When I see these comparisons I keep asking myself, where in that story do we want to draw parallels to BTS? Are they trapped by fame? Hunted by fan girls? Bickering over artistic direction? Fucking their way through hundreds of groupies? Doing inhuman amounts of drugs? Locking themselves in their studios passive-aggressively replacing each other’s instrumental tracks? I mean, maybe? But it’s not exactly the comparison I’d want to highlight.

The Beatles story is ultimately not a positive one. They may have had fame and fortune but at what cost? The four smiling “moptops” on the Ed Sullivan Show in 1964 were only ever an illusion. The Beatles drank, smoked, snorted, and fucked their way across the world, growing increasingly bitter and jaded with every tour stop. They had little respect for their fans or for women in general (although that second one would change, for some of them, in later years see: Ono, Yoko).

But they did make great albums. (Even if Paul replaced Ringo’s drum tracks.)

And they did come to represent a sea change in the way people thought about rock music. The year Sgt. Pepper's Lonely Hearts Club Band came out, 1967, was the same year Rolling Stone magazine was founded and those two things form the foundation of the Rock Canon. The building blocks of today’s Rock Music Industrial Complex. (What Heidi is challenging in her essay linked above.)

Which brings me to the other point that the perpetually lazy, misogynistic, and xenophobic English-language media and the well meaning fan girls are missing out on is the broader context: There can never be a “next” Beatles in America because we no longer have any sort of meaningful shared mainstream music culture.

The music industry in the USA ate itself. It no longer has any sort of cultural relevance. There’s a reason aggressively marketed K-pop was able to get a foothold in a notoriously foreign-language averse country like America: we no longer make this kind of music ourselves. Mainstream music here is either generated by an algorithm deep in the bowels of the IHeartRadio laboratory building or it’s deeply personal lyrics vomited up by an acoustic guitar wielding singer-songwriter. Anything in between is a holdover from the 1990s and early 2000s. We don’t have anything to compare to the way that these K-pop acts perform music that is emotional without necessarily being private and personal and broadly appealing without sounding like it was spit out of a SongBotT4500.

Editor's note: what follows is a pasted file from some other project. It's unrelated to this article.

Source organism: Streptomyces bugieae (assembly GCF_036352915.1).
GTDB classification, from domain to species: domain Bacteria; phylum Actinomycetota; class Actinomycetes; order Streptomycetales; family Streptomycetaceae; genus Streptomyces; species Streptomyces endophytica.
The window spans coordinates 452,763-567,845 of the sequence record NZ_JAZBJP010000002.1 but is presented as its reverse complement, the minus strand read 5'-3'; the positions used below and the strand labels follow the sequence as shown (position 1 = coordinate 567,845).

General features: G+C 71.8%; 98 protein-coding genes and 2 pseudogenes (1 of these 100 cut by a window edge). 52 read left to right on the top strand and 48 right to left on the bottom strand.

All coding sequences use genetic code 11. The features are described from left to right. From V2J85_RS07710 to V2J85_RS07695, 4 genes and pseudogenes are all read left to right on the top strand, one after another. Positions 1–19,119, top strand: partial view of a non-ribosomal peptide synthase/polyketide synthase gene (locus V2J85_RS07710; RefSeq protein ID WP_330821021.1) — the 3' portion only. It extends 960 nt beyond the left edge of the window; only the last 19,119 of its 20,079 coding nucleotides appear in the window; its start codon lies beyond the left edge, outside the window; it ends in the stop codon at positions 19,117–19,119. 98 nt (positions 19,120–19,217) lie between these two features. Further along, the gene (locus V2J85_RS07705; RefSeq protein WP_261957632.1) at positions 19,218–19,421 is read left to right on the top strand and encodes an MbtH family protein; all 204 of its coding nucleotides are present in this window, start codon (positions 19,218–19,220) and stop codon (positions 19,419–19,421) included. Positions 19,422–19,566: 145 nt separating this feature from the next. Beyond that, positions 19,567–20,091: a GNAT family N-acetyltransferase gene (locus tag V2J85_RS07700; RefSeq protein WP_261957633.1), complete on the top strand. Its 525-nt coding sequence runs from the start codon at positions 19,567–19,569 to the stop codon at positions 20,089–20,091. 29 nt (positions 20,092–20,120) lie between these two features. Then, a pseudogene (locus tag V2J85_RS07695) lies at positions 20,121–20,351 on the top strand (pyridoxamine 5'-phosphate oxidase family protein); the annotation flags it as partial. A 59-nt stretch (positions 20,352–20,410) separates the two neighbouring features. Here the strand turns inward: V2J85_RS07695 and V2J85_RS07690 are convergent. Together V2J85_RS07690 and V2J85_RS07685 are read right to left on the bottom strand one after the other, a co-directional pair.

And, importantly, these K-pop acts ARE IDOL GROUPS. That means they not only encourage fans to feel like they are a valuable part of the acts’ teams--through voting on music shows, streaming, writing fan chants, etc.--but they also offer support to fans, writing messages telling them to study hard on exams or to take care in going to work after staying up late to watch a performance.

The Beatles sold over 8.5 million albums (not including singles) in just the USA alone in 1964. If BTS are lucky with sales for the rest of 2019 maybe they’ll get to 500,000 in the USA? Maybe one million?

It’s estimated that 73 million Americans watched the Beatles on the Ed Sullivan show. Just about 40% of the population at the time. The Late Show with Stephen Colbert averages about 3.5 million a night. The videos of the appearance on YouTube (at the time of writing this post) have about 1-2 million views each, a percentage of which are probably coming from outside the US and/or represent repeat viewings by fans.

Does this mean BTS aren’t amazing and epic and all of those things? Of course not!!

BTS are amazing and epic and it’s incredible they can hold concerts in 60,000 seat venues here in America.

It’s just worth keeping in mind that their audience will never be as mainstream and as big as the Beatles because we no longer have the kind of shared culture in America that allows it. And if those 60,000 seat venues are filled with fans who travel long distances to attend (me!) or attend multiple shows on the tour (not me this time but there are quite a few) it doesn’t make the achievement any less incredible.

BTS are not the next Beatles. They are their own thing and that’s okay. It’s more than okay, it’s… 대박.